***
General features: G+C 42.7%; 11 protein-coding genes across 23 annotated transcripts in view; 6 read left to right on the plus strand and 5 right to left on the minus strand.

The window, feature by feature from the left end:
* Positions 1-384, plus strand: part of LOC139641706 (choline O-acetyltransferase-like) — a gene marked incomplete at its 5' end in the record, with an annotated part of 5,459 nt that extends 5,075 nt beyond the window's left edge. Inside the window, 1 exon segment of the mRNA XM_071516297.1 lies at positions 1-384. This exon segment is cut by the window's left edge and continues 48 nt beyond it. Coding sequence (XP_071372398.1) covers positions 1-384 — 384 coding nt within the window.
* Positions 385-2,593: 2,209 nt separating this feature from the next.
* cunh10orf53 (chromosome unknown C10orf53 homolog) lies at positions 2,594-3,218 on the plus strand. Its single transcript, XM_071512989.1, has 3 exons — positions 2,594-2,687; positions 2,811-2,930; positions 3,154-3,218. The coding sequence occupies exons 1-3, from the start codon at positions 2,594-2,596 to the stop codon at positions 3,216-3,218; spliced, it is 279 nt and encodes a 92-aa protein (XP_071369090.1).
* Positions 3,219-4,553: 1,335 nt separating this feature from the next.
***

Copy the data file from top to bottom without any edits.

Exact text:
General features: G+C 42.7%; 11 protein-coding genes across 23 annotated transcripts in view; 6 read left to right on the plus strand and 5 right to left on the minus strand.

The window, feature by feature from the left end:
* Positions 1-384, plus strand: part of LOC139641706 (choline O-acetyltransferase-like) — a gene marked incomplete at its 5' end in the record, with an annotated part of 5,459 nt that extends 5,075 nt beyond the window's left edge. Inside the window, 1 exon segment of the mRNA XM_071516297.1 lies at positions 1-384. This exon segment is cut by the window's left edge and continues 48 nt beyond it. Coding sequence (XP_071372398.1) covers positions 1-384 — 384 coding nt within the window.
* Positions 385-2,593: 2,209 nt separating this feature from the next.
* cunh10orf53 (chromosome unknown C10orf53 homolog) lies at positions 2,594-3,218 on the plus strand. Its single transcript, XM_071512989.1, has 3 exons — positions 2,594-2,687; positions 2,811-2,930; positions 3,154-3,218. The coding sequence occupies exons 1-3, from the start codon at positions 2,594-2,596 to the stop codon at positions 3,216-3,218; spliced, it is 279 nt and encodes a 92-aa protein (XP_071369090.1).
* Positions 3,219-4,553: 1,335 nt separating this feature from the next.